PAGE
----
Re: Is "do" derived? (was Re: Question about "do")
|From:||Thomas R. Wier <trwier@...>|
|Date:||Tuesday, July 29, 2003, 0:08|
Quoting Nik Taylor <yonjuuni@...>:
> Roger Mills wrote:
> > "Do" also serves to replace a verb phrase in anaphora:
> > He likes toast and jam, and I do too, or
> > .........but I don't.
> > And in the tag questions--
> > He likes toast and jam, doesn't he?
> > He doesn't like toast and jam, does he?
> > There's also the British usage (which may be on its way out, though one
> > still hears it in TV imports)--
> > He doesn't go to church as often as he used to do.
> For these reasons, I'm tempted to analyze the do forms as the *basic*
> form, with the "simple" present and past as being derived. Thus, "He
> likes toast and jam" would be underlyingly "He does like toast and
> jam". Thus, it behaves just like any other auxiliary "He will eat toast
> and jam, but I won't", "He has eaten the toast and jam, hasn't he?".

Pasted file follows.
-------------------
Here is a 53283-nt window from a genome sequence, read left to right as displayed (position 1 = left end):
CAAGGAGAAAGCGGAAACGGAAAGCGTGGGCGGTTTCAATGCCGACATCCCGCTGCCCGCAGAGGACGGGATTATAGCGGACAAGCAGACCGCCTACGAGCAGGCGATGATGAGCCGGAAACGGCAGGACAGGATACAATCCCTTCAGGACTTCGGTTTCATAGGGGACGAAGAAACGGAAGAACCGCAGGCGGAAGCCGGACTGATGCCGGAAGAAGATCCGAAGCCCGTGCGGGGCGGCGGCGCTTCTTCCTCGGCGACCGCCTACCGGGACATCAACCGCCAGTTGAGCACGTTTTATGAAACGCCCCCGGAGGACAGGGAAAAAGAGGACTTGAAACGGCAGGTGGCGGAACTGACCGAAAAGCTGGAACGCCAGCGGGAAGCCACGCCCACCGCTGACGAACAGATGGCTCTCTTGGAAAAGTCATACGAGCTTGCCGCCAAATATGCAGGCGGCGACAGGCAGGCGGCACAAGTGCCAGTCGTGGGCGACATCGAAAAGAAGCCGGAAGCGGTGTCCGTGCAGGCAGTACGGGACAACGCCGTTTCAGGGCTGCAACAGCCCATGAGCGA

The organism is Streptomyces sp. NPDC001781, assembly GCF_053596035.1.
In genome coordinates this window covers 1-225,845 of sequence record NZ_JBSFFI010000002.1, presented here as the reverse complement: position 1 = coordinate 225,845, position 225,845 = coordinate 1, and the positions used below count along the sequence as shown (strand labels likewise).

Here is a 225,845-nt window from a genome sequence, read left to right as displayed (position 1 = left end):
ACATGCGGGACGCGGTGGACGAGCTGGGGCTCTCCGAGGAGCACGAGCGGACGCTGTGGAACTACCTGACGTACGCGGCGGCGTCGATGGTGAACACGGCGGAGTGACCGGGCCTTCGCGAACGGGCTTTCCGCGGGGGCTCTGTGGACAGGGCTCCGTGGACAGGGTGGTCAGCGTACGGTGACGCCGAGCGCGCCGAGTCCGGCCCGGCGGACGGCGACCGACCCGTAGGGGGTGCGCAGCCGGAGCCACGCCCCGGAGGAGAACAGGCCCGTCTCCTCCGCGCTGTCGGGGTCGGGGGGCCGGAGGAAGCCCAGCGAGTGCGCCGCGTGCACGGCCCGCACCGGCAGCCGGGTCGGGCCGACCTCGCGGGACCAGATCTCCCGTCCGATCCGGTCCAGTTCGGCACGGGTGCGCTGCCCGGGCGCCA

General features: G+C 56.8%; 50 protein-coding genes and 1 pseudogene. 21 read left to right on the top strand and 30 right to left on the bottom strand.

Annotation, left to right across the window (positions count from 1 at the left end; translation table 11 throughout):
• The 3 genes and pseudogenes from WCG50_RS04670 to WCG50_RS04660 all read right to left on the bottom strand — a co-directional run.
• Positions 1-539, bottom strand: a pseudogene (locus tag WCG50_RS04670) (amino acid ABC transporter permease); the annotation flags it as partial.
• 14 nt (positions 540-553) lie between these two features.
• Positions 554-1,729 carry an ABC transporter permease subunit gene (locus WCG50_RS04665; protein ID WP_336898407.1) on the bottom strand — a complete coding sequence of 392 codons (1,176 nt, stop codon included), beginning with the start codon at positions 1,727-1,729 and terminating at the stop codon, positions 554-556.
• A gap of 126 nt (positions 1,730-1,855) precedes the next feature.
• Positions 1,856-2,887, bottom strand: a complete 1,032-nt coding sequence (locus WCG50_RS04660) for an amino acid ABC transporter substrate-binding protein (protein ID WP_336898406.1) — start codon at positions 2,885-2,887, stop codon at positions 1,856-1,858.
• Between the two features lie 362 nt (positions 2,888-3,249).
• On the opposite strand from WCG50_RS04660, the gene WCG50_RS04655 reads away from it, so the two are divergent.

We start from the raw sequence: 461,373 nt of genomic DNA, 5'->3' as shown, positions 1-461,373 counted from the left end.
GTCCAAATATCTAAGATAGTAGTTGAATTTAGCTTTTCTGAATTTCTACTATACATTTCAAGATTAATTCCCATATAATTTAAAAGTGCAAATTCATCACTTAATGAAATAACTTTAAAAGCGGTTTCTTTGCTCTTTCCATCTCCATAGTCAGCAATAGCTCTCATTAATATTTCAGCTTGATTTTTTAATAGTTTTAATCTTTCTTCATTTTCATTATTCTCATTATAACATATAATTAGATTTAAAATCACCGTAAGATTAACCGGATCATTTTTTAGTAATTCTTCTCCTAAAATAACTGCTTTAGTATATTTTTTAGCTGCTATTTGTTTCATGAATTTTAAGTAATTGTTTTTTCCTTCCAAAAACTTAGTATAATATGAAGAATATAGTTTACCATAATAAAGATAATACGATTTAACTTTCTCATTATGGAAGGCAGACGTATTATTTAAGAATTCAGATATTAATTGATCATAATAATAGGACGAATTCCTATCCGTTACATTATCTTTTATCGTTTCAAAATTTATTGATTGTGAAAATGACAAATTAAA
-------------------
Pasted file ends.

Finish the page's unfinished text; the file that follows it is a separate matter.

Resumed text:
> The rule then being that when do is unstressed in an affirmative
> statement, the do-less forms are used.
The usual way of phrasing this is that tense is an obligatory
feature of English syntax, and the tense marker has to surface
in the morphology *somewhere*. Whether it surfaces on the auxilliary
or the lexical verb, the system doesn't much care.
Thomas Wier "I find it useful to meet my subjects personally,
Dept. of Linguistics because our secret police don't get it right
University of Chicago half the time." -- octogenarian Sheikh Zayed of
1010 E. 59th Street Abu Dhabi, to a French reporter.
Chicago, IL 60637